As for search engine, yes privacy can be compromised but there are ways to search anonymously and ways to hide our I.P address, but is it truly necessary?

  12. Like I have heard that people in France could not tweet on Twitter because of French Government’s policy (Now I am not sure that they can use or not)

    when I was young I tried not to provide any my personal detail on any websites because I did not know them well…. Now I changed I do but just some of them

    If one government did that first, others will follow and no peace in our freedom space !!!!

    ..this is the great one, P’Kris well done & good job!!!!

  13. I really liked what Eli Pariser said about journalistic ethics and the fact that the ‘new gatekeepers’, those being the computer algorithms which ‘tailor’ our searches for us, don’t necessarily do as efficient a job. We may well get what he called ‘information junk food’ flowing onto our screens, rather than content which challenges, stimulates and reworks our thinking. It’s human nature to go for the easy read or the sensory spectacle rather than the drier, deeper stuff, (quite concerning, considering the ramifications) especially if there’s nobody telling you to write an essay on a certain issue or to come up with a solution to a particular global (or local), problem.

    In this way, ‘tailoring’ of information can probably go to far and we need to get back to a more healthy and balanced, system. We could almost liken the current situation to the rebellous kid who wants to push the boundaries however now, they need to start adhering to the rules again if they’re to grow up into a mature, disciplined, compassionate and caring adult. I haven’t read a meaty article in a good while which is probably due to the above reasons however one remedy may be to subscribe to a reputable newspaper that I can delve into over the kitchen table at least once a week. Moreover, I’ll know it’s curated carefully because I’ll actually be able to hear the rustle of the paper as I turn the pages and ponder whether the writer has a deontological, teleological, confuscionist or feminist ethical perspective.

  14. Facinating TED Talk! Thanks, Kris. I think the ‘filter bubble’ is worrying, but for me it inspires the need to look beyond Google and other search engines to other sources of information. Luckily in Australia we have a thriving media (for the most part) and a range of voices.

  15. I think the important thing is to balance the fear of losing our privacy and the need for information. There is no best possible solution, where everyone is happy. But there will be a need for the enlightened to choose their preferred solution.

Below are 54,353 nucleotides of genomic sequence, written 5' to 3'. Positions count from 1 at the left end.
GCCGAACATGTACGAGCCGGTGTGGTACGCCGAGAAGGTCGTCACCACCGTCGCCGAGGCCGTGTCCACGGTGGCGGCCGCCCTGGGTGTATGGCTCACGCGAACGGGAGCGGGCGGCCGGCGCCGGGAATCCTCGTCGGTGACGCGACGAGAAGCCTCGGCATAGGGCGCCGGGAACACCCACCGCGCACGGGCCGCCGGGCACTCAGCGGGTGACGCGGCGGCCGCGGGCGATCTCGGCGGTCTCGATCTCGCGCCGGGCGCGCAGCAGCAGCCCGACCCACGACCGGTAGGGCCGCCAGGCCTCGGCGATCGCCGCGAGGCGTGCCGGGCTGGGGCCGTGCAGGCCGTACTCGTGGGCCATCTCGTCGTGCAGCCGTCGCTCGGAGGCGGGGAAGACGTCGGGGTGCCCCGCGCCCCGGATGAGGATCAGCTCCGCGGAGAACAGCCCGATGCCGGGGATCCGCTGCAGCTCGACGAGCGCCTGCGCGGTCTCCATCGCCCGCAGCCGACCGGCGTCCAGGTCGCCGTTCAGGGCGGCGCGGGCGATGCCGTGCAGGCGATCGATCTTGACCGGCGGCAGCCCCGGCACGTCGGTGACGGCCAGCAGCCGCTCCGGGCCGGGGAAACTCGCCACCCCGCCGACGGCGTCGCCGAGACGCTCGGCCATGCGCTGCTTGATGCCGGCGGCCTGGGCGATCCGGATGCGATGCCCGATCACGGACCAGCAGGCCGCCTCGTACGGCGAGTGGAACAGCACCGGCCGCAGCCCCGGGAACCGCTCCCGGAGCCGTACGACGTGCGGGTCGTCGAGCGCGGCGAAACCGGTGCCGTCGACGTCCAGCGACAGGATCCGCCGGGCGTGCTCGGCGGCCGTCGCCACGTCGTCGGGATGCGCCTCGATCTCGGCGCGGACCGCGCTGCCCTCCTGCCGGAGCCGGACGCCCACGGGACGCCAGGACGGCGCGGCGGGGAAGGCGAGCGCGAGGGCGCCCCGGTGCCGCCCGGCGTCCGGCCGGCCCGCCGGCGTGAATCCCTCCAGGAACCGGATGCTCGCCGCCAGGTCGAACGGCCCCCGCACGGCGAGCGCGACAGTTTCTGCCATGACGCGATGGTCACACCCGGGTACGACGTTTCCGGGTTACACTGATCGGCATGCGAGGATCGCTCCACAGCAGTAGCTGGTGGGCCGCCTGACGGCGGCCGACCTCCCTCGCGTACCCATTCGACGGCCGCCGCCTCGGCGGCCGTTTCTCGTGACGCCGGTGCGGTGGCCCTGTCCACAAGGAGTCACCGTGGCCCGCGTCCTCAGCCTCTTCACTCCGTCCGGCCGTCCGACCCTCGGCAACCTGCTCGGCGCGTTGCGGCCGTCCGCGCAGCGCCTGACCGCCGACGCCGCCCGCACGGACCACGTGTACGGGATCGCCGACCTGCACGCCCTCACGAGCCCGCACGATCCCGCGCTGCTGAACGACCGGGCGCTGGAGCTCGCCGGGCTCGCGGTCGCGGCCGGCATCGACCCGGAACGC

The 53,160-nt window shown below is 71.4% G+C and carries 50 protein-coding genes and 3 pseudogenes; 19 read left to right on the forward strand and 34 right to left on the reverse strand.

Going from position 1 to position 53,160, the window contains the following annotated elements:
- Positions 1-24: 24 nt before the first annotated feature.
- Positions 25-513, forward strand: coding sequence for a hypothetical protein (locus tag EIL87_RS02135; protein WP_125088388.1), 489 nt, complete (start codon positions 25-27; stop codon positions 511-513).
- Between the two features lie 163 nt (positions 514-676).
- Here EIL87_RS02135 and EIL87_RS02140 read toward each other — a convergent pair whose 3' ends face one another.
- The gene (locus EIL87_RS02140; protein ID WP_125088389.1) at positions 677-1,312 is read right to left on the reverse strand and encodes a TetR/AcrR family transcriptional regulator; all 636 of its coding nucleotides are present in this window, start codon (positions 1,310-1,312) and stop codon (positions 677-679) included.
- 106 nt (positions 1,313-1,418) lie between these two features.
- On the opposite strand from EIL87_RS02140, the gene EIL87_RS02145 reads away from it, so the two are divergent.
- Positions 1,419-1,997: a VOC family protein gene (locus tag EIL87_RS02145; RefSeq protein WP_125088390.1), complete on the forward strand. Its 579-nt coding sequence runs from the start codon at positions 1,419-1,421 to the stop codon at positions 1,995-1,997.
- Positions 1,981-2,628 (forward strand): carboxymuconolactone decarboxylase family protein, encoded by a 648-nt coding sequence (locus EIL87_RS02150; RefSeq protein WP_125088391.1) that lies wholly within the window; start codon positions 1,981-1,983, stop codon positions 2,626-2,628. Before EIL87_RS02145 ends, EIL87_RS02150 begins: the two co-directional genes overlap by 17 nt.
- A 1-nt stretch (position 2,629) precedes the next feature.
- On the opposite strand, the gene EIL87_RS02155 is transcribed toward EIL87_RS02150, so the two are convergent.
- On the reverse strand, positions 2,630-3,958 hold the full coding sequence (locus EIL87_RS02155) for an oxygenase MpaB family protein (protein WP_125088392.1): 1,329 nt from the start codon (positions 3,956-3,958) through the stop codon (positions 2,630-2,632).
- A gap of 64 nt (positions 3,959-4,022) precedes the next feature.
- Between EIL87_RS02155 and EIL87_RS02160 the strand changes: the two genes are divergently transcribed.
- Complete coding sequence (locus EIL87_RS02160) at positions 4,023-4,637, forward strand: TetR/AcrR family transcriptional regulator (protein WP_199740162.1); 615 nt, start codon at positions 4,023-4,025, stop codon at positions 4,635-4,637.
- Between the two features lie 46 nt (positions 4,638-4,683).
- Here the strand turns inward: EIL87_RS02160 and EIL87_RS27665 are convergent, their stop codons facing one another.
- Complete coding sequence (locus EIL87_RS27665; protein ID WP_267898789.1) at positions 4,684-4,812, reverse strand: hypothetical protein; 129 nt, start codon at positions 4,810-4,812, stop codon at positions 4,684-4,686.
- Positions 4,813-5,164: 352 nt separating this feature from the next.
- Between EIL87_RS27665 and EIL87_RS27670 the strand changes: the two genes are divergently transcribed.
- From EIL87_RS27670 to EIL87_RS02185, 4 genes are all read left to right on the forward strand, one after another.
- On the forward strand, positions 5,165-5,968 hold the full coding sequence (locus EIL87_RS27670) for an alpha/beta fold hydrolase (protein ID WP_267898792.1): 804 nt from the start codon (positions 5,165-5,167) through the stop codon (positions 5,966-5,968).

16. Hi I think Rashid has a point about the naivete of social media being all about freedom. You’ve chosen a great topic Kris. While I could almost live with what the Thai government is proposing (on balance), the thought of ‘filter bubbles’ leaves me cold. If I used social media such as Facebook, I would want to disengage from it immediately. While this might be a case of ‘throwing the baby out with the bathwater’ I think the short term giving up of ‘freedom’ is a small price to pay for the insidious loss of real freedom over time. IMc

  17. I understand that government is responsible for their national security so that they should have privileged access to the certain data to protect their country from cyber space. However, it does not mean they can exploit private data. What I trying to say is that “Defending data” and “Exploit data” is totally different thing. All the have do to at this stage is disclose the information about their activities as much as possible to public and keep it transparency. At the same time, they should focus on keeping a good balance of “National security” and “Civil liberties”. This is responsibility of government from my perspective.

  18. “Privacy”, is there such thing anymore. I think anything posted anywhere is being monitored, but by whom is still the question. Thai government probably does not have enough resources or intelligence to monitor Line but I can’t be so sure that they will not try to.
    I work in a medical clinic in the U.S. and was told that I cannot delete any of my emails. In case one day someone somewhere need to retrieve it. So nowadays where being paranoid is the norm, we should revise the word privacy.

    • Thanks Puttachat for sharing. I think Thai government might try but with their abilities…
      They are too busy with themselve. This is an important and complicate issue.
      The first thing, they need to do, is organise their proper police communication channel.
      Don’t you think!

  19. In my country,Thailand, so many people can not live without using social media. For that situation people change their life style and business have to change their doing business that should fit for individual customer. For this meaning ‘customer is the king’ may be right.

  20. Every thing has 2 side of a coin. Social media is a very strong force that help people if information is shared correctly. For an example, we shared on Facebook or twitter to avoid any road accidents or natural disasters are.

    Authorities are very concerned with people ‘share’ comments Why?
    1) once any comment posted is un-erasable
    2) a simple comment may turn into an uncontrollable situation

    Today, whatever country we are in, cyberspace is undeniable.